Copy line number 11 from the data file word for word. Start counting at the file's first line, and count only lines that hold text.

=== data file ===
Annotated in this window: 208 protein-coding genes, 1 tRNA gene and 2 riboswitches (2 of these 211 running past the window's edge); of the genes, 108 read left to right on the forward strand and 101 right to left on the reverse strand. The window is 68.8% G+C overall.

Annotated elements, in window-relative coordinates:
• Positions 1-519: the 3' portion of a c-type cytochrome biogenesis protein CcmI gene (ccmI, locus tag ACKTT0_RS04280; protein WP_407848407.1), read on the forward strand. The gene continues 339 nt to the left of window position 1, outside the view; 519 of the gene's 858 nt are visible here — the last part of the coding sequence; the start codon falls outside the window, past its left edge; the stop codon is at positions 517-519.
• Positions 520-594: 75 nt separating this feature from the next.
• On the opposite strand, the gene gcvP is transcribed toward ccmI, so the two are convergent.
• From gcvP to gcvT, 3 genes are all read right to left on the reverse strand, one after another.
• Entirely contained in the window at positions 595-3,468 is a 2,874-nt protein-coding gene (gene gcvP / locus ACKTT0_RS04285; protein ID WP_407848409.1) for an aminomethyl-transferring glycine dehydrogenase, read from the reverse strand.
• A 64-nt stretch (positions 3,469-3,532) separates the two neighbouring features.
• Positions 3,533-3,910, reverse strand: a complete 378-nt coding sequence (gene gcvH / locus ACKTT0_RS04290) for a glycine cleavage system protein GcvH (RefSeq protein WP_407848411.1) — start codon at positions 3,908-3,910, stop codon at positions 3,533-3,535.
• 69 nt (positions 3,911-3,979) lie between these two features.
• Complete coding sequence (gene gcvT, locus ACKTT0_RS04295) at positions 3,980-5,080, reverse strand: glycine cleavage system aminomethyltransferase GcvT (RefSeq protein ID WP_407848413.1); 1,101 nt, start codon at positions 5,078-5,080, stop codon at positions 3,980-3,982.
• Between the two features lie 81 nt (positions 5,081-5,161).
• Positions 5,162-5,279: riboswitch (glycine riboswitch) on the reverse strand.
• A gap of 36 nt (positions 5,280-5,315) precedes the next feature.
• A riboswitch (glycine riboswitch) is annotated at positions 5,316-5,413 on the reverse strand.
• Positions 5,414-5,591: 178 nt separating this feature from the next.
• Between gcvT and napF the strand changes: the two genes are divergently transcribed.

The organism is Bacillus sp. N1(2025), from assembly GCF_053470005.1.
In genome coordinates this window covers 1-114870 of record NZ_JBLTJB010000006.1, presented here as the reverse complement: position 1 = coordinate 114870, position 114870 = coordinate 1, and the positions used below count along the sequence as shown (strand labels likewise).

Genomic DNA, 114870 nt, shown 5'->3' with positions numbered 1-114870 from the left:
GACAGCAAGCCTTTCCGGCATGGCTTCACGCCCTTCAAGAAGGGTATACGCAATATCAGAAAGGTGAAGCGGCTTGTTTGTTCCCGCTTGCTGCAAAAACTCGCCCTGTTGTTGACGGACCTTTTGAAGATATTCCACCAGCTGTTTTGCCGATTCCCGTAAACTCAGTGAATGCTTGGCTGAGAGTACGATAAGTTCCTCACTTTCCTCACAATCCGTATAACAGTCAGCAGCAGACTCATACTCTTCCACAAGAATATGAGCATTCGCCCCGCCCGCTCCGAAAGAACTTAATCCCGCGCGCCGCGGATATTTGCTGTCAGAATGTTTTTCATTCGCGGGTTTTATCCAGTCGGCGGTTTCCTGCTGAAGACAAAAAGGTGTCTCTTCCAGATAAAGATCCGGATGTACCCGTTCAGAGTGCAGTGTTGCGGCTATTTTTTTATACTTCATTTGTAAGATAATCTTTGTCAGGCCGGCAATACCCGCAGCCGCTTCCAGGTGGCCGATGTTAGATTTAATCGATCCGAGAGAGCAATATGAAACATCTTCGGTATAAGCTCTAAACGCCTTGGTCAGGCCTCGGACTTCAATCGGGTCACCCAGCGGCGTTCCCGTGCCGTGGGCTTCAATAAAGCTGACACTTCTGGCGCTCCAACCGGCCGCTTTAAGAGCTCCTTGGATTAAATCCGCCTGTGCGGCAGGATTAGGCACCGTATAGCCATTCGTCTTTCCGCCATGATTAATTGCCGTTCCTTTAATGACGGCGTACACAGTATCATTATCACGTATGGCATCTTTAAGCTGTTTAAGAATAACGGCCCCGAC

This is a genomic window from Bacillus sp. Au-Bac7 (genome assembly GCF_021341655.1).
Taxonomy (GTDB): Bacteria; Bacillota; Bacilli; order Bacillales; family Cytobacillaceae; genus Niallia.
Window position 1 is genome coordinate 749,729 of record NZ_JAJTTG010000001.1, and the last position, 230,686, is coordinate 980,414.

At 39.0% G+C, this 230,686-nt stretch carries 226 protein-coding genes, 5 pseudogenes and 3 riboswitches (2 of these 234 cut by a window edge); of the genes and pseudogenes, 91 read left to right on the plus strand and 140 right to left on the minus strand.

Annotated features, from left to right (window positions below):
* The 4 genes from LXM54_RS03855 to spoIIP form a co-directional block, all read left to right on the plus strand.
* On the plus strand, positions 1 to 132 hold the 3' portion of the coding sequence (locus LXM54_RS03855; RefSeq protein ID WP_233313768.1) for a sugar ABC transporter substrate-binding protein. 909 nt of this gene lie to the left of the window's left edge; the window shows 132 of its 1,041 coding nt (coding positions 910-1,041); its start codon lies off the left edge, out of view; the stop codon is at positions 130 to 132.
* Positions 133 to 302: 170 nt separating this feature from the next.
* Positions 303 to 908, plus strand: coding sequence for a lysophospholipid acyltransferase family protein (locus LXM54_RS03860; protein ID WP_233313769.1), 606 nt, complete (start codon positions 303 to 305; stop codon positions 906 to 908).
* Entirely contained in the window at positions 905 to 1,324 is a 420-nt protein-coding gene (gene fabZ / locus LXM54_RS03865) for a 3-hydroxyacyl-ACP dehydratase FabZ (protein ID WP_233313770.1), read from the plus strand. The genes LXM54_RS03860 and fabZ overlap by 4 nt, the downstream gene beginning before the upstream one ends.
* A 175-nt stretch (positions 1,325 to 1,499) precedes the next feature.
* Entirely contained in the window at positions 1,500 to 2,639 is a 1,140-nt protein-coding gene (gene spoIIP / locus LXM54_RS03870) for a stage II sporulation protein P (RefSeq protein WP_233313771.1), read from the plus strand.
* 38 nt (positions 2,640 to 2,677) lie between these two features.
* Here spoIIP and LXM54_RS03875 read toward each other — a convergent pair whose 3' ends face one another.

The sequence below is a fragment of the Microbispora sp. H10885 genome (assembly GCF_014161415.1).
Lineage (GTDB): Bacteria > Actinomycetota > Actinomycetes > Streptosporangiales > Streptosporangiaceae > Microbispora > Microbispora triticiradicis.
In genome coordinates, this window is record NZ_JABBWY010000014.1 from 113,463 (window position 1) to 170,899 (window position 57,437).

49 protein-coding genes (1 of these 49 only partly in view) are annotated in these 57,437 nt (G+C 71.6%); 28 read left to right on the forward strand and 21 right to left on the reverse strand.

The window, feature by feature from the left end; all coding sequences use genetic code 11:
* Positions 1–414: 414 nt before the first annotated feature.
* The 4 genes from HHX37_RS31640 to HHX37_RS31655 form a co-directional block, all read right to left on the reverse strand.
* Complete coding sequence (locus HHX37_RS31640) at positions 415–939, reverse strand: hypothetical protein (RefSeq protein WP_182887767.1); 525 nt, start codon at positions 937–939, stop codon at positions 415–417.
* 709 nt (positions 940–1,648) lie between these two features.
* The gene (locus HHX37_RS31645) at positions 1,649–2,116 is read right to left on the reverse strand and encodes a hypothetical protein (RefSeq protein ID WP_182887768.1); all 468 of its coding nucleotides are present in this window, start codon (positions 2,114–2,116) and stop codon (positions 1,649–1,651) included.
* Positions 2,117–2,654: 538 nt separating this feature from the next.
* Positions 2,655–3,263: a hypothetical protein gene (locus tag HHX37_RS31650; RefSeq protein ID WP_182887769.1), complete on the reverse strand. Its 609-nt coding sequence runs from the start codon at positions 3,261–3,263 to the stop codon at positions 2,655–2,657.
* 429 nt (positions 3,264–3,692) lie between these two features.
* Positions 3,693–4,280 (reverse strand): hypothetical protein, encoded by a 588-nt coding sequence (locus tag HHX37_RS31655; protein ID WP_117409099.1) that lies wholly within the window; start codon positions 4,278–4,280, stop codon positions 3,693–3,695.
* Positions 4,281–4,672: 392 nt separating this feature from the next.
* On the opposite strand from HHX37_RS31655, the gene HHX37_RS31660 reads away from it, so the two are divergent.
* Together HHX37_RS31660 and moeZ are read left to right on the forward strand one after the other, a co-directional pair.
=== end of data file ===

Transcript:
• Complete coding sequence (gene gcvT, locus ACKTT0_RS04295) at positions 3,980-5,080, reverse strand: glycine cleavage system aminomethyltransferase GcvT (RefSeq protein ID WP_407848413.1); 1,101 nt, start codon at positions 5,078-5,080, stop codon at positions 3,980-3,982.